Fans that only identify Bruce Hornsby with his pop/rock hits were in the minority last night at Chicago’s elegant City Winery. The hardcore fans in attendance were well-aware of the multi-instrumentalist’s constantly evolving range of styles. But those that were not in-the-know, were especially in for a treat.
The audience reaction, alone, seemed to indicate that Bruce Hornsby has never been more in demand. The current tour is not just ambitious in term of geography; the repertoire appeals to a diversity of tastes. Hornsby attracts everything from Grateful Dead Heads to classical musos--and on the following night, they would be performing with Willie Nelson and the Charles Daniels Band. That alone says a lot.
There was little time for idle chatter. As soon as he and the quintet of Noisemakers walked onstage to cheers, they got right to work. And without the actual constraints of a predetermined set list, they honored requests and allowed space to play whatever moved them at a given time.
Seated at the massive piano, he launched into 'Preacher in the Ring Pt. 1 and Pt. 2’-- spirited songs that reminded everyone what they came for. His baritone is still as strong and evocative as ever. There was an old-timey, Gospel edge to this portion. ‘Down the Road Tonight / Having A Party’ inspired more of a dance vibe. The pacing of the set list, ad-libbed or not, turned out to be more exhilarating than expected.
‘What the Hell Happened’ (‘Halcyon Days’) was light-hearted and reflective, “Look at my mama / look at my pop,” he crooned, against a simple, but riveting riff. After ticking off the awkward effects of growing up, he faced the audience and triggered their delight.
The team punched ‘Long Cool Tall One’ (‘’Here Come the Noisemakers’) out with great gusto.
Crisp, lounge-style percussion drifted in and out of the head; Emory charmed all with his light and then furious advances. This song provided a sterling platform for solo sax and Hornsby’s cliffhanger changes. After trading riff after riff, they geared up for a thrilling crescendo and then be-bopped back again.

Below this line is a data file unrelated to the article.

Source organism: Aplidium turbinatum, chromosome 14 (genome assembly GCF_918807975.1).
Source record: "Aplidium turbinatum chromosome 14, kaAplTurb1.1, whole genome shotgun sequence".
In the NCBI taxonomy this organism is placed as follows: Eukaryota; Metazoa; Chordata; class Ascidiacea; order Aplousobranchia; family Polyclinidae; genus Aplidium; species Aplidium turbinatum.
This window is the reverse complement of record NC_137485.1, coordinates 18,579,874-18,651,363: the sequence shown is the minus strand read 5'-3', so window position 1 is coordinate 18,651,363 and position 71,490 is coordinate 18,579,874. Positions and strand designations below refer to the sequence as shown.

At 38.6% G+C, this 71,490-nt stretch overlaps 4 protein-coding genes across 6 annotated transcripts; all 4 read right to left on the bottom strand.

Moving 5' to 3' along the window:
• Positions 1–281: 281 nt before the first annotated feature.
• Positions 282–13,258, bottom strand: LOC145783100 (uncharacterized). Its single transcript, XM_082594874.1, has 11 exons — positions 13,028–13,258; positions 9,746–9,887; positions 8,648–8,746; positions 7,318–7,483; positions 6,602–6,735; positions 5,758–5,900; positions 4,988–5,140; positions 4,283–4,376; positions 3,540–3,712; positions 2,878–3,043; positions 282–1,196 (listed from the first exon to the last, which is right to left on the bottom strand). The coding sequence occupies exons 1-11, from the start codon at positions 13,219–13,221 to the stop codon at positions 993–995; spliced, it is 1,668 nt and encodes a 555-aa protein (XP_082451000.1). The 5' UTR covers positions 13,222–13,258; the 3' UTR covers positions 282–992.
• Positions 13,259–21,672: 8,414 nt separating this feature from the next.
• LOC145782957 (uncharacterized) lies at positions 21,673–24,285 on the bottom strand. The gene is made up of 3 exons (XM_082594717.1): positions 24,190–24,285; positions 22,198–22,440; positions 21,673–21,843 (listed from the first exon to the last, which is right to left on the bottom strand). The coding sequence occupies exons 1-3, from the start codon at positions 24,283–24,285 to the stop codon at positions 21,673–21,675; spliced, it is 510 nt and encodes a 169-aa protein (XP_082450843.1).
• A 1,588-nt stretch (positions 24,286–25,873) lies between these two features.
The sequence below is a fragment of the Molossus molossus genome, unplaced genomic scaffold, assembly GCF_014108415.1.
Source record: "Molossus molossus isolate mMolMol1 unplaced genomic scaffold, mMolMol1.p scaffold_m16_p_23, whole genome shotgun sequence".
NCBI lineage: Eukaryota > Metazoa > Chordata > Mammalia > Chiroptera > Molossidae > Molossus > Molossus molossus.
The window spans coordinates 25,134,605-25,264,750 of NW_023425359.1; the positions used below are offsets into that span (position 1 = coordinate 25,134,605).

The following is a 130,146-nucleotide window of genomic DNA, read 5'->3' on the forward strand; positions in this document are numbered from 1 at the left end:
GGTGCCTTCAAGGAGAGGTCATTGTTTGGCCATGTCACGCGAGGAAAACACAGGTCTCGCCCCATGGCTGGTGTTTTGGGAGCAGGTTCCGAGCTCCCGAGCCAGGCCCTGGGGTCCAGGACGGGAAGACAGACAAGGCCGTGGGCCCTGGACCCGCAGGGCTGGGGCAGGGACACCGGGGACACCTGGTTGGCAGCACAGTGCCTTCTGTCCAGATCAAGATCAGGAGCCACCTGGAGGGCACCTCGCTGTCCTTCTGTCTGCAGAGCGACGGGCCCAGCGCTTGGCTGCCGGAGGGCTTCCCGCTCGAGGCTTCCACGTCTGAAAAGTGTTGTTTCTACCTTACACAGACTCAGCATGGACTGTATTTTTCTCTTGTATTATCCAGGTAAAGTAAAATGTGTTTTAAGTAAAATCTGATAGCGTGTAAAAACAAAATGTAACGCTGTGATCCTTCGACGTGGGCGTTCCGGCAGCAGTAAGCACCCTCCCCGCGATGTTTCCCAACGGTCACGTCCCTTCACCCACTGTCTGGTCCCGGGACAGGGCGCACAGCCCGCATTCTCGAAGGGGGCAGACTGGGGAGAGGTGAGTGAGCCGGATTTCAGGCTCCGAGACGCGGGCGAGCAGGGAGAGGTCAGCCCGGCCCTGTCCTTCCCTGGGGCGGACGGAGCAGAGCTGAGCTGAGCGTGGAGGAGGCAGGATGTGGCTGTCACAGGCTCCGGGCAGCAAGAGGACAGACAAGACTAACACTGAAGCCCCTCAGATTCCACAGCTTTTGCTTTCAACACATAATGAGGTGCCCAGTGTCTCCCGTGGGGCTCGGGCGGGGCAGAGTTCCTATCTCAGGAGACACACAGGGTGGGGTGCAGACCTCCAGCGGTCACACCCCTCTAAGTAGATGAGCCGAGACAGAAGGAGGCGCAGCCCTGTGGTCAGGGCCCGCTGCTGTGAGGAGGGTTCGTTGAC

“JV” Collier is a fierce bassist who feels at home with this exploratory repertoire; it was fun to watch his eyes light up as he tackled songs with unorthodox meters and rubato voicings.
As soon as Hornsby plucked out the recognizable riffs of ‘The Way It Is,’ people got up from their seats, ready to sing along and dance. This was another opportunity for the band to get close up and personal with the crowd and also to break new ground. As expected, there was ample room for more extended solo work. Those only familiar with the popular record gained a new appreciation for Hornsby’s expertise, as he even snuck some J.S. Bach into his ramblings.
“She came from the backwoods / Bright teeth, stylish hair / Good fortune and everyone’s smiles / Followed her everywhere…” ‘Crown of Jewels,’ Hornsby’s original ballad about a woman sliding past her prime, sounds like it was snagged from the mountains of Appalachia. Manning a curious-looking mountain dulcimer, Hornsby assumed a much different demeanor than when he was sitting at the piano bench. Emory looked like he had placed a bullet-proof vest over his shirt, but he was actually creating crazy sounds from his metal and brilliant-sounding washboard vest.
Back at the keys, Hornsby played the soft rocker, ‘The Valley Road’. The rhythm section lost no time watching his back. The energy was palpable. ‘TSA Man’ (‘Rehab Reunion’) serves up a look at our increasingly paranoid world. “Stand me up and turn me around,” Hornsby sang cockily, as though he would be the only one savvy enough to breeze through a security line.
“I’m starved for affection and human touch,” he riffed, creating a bit of sympathy for all.
Immediately they launched into another song from the same album, ‘Celestial Railroad’. This cause Celebrex, an Americana-fringed, swingable ditty perfect for melodic intervention, was followed up by ‘The Wild Frontier,’ from ‘The Way It Is / The Wild Frontier’ recorded in 1986:
Hence, a couple of great songs over which the band pulled out all the right stuff.
‘Line in the Dust’ hails from ‘Spirit Trail’. “Hey, wait a minute, what’s that you said?” Colloquial rock at its finest. Shades of Mose Allison or Rickie Lee Jones came to mind as Hornsby internalized American jive while cooking up quirky rhythms.
Doug Derry Berry has been working with Hornsby since 1998. He’s a versatile guitarist/keyboardist with a great ear. Organist John “J.T.” Thomas knows exactly when to be bold and melodic and when to lay back. His advances added a great deal to the overall momentum.
Bobby Read went the extra mile by demonstrating his impressive use of the wind controller and cooling the set down with rich sax work.
This was a terrific concert which allowed Bruce Hornsby and the Noisemakers lots of room to display their chops or spontaneously fan out into a group outro. If you have the chance, make sure to catch them. Whether you have followed this storied career over the years or you’re just getting started, you’ll acquire a better understanding of roots music, fusion, and pop.
Preacher in the Ring Pt. 1
Preacher in the Ring Pt. 2
Down the Road Tonight / Having A Party
What the Hell Happened
Long Tall Cool One
The Way It is
Crown of Jewels
The Valley Road
The Wild Frontier
Line in The Dust